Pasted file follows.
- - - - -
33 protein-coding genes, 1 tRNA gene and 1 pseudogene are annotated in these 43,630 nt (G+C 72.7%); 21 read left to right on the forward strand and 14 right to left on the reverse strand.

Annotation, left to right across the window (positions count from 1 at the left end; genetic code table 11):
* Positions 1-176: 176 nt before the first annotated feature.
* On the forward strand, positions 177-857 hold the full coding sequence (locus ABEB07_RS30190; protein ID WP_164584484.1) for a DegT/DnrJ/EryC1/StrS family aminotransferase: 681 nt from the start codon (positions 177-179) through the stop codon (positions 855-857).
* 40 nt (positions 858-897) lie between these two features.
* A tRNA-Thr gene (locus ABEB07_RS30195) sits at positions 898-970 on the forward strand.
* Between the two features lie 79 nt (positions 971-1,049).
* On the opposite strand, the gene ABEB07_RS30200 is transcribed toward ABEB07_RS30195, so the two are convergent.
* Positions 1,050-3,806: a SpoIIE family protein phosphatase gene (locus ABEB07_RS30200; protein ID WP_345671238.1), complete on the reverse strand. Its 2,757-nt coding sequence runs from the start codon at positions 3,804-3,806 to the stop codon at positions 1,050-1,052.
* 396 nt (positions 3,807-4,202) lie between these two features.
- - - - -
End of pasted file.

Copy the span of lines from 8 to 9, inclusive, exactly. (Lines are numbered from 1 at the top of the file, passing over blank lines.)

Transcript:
* On the opposite strand, the gene ABEB07_RS30200 is transcribed toward ABEB07_RS30195, so the two are convergent.
* Positions 1,050-3,806: a SpoIIE family protein phosphatase gene (locus ABEB07_RS30200; protein ID WP_345671238.1), complete on the reverse strand. Its 2,757-nt coding sequence runs from the start codon at positions 3,804-3,806 to the stop codon at positions 1,050-1,052.